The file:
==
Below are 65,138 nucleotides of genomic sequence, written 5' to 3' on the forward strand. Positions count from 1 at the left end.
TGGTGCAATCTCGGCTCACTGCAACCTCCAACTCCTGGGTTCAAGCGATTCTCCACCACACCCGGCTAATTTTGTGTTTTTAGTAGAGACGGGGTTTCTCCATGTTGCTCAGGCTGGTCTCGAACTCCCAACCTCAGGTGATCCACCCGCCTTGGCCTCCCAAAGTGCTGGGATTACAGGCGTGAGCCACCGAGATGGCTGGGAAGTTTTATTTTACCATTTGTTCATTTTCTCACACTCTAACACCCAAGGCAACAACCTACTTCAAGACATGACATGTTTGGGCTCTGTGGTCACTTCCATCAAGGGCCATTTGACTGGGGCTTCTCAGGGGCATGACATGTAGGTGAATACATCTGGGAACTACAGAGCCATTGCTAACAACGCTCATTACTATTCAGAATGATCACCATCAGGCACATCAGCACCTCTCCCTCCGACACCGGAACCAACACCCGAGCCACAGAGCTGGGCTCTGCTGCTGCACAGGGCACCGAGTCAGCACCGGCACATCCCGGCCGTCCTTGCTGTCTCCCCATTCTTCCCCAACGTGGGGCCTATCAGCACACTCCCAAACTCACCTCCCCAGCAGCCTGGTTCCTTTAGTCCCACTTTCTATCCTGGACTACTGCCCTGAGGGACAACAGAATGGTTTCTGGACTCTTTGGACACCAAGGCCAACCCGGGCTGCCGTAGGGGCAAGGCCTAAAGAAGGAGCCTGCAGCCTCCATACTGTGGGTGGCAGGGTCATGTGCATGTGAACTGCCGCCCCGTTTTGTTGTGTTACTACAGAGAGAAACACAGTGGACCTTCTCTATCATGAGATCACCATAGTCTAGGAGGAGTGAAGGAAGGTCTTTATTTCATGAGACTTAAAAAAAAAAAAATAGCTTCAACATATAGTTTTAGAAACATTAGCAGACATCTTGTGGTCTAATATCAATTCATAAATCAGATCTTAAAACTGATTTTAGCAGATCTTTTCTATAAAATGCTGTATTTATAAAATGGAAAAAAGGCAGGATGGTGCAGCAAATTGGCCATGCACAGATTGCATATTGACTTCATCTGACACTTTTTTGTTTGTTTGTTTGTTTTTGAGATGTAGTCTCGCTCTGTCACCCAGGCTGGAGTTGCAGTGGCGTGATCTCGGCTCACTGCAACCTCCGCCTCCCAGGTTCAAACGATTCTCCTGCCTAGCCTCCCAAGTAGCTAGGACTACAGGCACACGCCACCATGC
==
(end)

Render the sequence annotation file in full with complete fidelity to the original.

Below are 65,138 nucleotides of genomic sequence, written 5' to 3' on the forward strand. Positions count from 1 at the left end.
TGGTGCAATCTCGGCTCACTGCAACCTCCAACTCCTGGGTTCAAGCGATTCTCCACCACACCCGGCTAATTTTGTGTTTTTAGTAGAGACGGGGTTTCTCCATGTTGCTCAGGCTGGTCTCGAACTCCCAACCTCAGGTGATCCACCCGCCTTGGCCTCCCAAAGTGCTGGGATTACAGGCGTGAGCCACCGAGATGGCTGGGAAGTTTTATTTTACCATTTGTTCATTTTCTCACACTCTAACACCCAAGGCAACAACCTACTTCAAGACATGACATGTTTGGGCTCTGTGGTCACTTCCATCAAGGGCCATTTGACTGGGGCTTCTCAGGGGCATGACATGTAGGTGAATACATCTGGGAACTACAGAGCCATTGCTAACAACGCTCATTACTATTCAGAATGATCACCATCAGGCACATCAGCACCTCTCCCTCCGACACCGGAACCAACACCCGAGCCACAGAGCTGGGCTCTGCTGCTGCACAGGGCACCGAGTCAGCACCGGCACATCCCGGCCGTCCTTGCTGTCTCCCCATTCTTCCCCAACGTGGGGCCTATCAGCACACTCCCAAACTCACCTCCCCAGCAGCCTGGTTCCTTTAGTCCCACTTTCTATCCTGGACTACTGCCCTGAGGGACAACAGAATGGTTTCTGGACTCTTTGGACACCAAGGCCAACCCGGGCTGCCGTAGGGGCAAGGCCTAAAGAAGGAGCCTGCAGCCTCCATACTGTGGGTGGCAGGGTCATGTGCATGTGAACTGCCGCCCCGTTTTGTTGTGTTACTACAGAGAGAAACACAGTGGACCTTCTCTATCATGAGATCACCATAGTCTAGGAGGAGTGAAGGAAGGTCTTTATTTCATGAGACTTAAAAAAAAAAAAATAGCTTCAACATATAGTTTTAGAAACATTAGCAGACATCTTGTGGTCTAATATCAATTCATAAATCAGATCTTAAAACTGATTTTAGCAGATCTTTTCTATAAAATGCTGTATTTATAAAATGGAAAAAAGGCAGGATGGTGCAGCAAATTGGCCATGCACAGATTGCATATTGACTTCATCTGACACTTTTTTGTTTGTTTGTTTGTTTTTGAGATGTAGTCTCGCTCTGTCACCCAGGCTGGAGTTGCAGTGGCGTGATCTCGGCTCACTGCAACCTCCGCCTCCCAGGTTCAAACGATTCTCCTGCCTAGCCTCCCAAGTAGCTAGGACTACAGGCACACGCCACCATGC